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Deputy Prime Minister of the United Kingdom

From Wikipedia, the free encyclopedia

Deputy Prime Minister of the United Kingdom
Royal Coat of Arms of the United Kingdom (HM Government).svg
Incumbent
(Office not in use)
Government of the United Kingdom
StyleDeputy Prime Minister
(informal)
The Right Honourable
(UK and Commonwealth)
Member ofCabinet
Privy Council
National Security Council
Reports toPrime Minister
ResidenceNone, may use Grace and favour residences
SeatWestminster, London
AppointerThe Monarch
on advice of the Prime Minister
Term lengthNo fixed term
Formation19 February 1942
First holderClement Attlee
Websitewww.gov.uk
Royal Coat of Arms of the United Kingdom (HM Government).svg
This article is part of a series on the
politics and government of
the United Kingdom
Flag of the United Kingdom.svg
United Kingdom portal

The Deputy Prime Minister of the United Kingdom (DPM) is a senior member of the Cabinet of the United Kingdom. The office of the Deputy Prime Minister is not a permanent position,[1] existing only at the discretion of the Prime Minister, who may appoint to other offices, such as First Secretary of State, to give seniority to a particular cabinet minister. Due to the two offices tending not to coincide, and both representing the Prime Minister's deputy, some journalists may refer informally to the First Secretary of State as the Deputy PM. More recently, under the Second May ministry, the functions of this office were exercised by the Minister for the Cabinet Office.

Unlike analogous offices in some other nations, such as the Vice President of the United States or the Deputy Prime Minister of Ireland (or Tánaiste), the British deputy prime minister possesses no special constitutional powers as such, though he or she will always have particular responsibilities in government. The DPM does not assume the duties and powers of the Prime Minister in the latter's absence, illness, or death, such as the powers to seek a dissolution of Parliament, appoint peers or brief the sovereign.

The Deputy Prime Minister does not automatically succeed the Prime Minister when the latter is incapacitated, or resigns from the leadership of his or her party. The designation of someone to the role of Deputy Prime Minister may provide additional practical status within the cabinet, enabling exercise of de facto, if not de jure, power.

In a coalition government, such as the 2010–2015 coalition government between the Conservatives and Liberal Democrats, the appointment of the leader of the smaller party (in the 2010 case, Nick Clegg, leader of the Liberal Democrats) as Deputy Prime Minister is done to give that person more authority within the Cabinet to enforce the coalition's agreed-upon agenda. The Deputy Prime Minister usually deputises for the Prime Minister at official functions, such as Prime Minister's Questions.

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Transcription

Contents

Absence of the office in the constitution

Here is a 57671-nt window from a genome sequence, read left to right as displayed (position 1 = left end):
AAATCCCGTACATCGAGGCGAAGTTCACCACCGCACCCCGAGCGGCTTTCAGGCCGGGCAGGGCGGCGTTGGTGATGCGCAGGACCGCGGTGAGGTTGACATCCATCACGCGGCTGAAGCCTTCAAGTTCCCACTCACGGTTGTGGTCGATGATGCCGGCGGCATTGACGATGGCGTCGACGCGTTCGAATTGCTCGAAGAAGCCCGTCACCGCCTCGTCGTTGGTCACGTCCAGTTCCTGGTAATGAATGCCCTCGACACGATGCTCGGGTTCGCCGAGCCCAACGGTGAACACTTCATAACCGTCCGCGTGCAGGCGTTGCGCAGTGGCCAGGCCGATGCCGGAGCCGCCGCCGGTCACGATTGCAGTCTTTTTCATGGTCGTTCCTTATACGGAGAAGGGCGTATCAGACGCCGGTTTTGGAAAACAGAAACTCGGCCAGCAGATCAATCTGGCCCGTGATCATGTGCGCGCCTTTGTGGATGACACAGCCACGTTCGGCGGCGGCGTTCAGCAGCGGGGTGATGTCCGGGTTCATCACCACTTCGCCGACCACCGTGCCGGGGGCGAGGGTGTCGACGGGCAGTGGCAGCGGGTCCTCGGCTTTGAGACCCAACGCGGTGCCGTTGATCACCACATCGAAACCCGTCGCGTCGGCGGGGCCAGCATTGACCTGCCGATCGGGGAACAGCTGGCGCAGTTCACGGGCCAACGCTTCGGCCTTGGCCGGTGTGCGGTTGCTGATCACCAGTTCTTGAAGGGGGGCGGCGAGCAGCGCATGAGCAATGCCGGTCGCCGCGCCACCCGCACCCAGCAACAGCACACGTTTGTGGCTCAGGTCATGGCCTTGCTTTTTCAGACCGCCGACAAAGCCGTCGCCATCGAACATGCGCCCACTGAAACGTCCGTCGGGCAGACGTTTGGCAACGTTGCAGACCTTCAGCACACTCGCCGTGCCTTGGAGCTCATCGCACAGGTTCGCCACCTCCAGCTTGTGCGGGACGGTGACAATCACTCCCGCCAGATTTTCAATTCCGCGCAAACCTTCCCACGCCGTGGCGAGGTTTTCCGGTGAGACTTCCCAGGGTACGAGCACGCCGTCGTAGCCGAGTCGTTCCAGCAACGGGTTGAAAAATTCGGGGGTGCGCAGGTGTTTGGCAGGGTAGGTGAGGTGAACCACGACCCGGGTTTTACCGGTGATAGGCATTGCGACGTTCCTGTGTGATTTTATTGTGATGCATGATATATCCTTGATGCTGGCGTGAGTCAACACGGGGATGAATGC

Many theories exist as to the absence of a formal post of Deputy Prime Minister in Britain's uncodified constitution. Theoretically the sovereign possesses the unrestricted right to choose someone to form a government[note 1] following the death, resignation or dismissal of a Prime Minister.[note 2][2] One argument made to justify the non-existence of a permanent deputy premiership is that such an office-holder would be seen as possessing a presumption of succession to the premiership, thereby effectively limiting the sovereign's right to choose a prime minister.[note 3]

However, only two Deputy Prime Ministers have gone on to become Prime Minister. Clement Attlee led his party to victory in the 1945 general election and succeeded Winston Churchill's first premiership after their coalition broke up, but only after a two-month interval when Attlee was not a member of the government. Anthony Eden succeeded Churchill after his second premiership in 1955, not because he had been Deputy Prime Minister, but because he had long been seen as Churchill's heir apparent and natural successor.

The intermittent existence of a Deputy Prime Minister has been on occasion so informal that there have been a number of occasions on which dispute has arisen as to whether or not the title has actually been conferred.

The position of Deputy Prime Minister is not recognised in United Kingdom law, so any post-holder must be given an additional title in order to have legal status and to be paid a salary additional to the parliamentary one. The last Deputy Prime Minister, Nick Clegg, was appointed Lord President of the Council, a minister who presides over meetings of Her Majesty's Most Honourable Privy Council and has few other formal responsibilities, for this reason. On some occasions the post of First Secretary of State has been used; when John Prescott lost his departmental responsibilities in a reshuffle in 2001, he was given the office to enable him to retain a ministerial post, and Michael Heseltine was similarly appointed.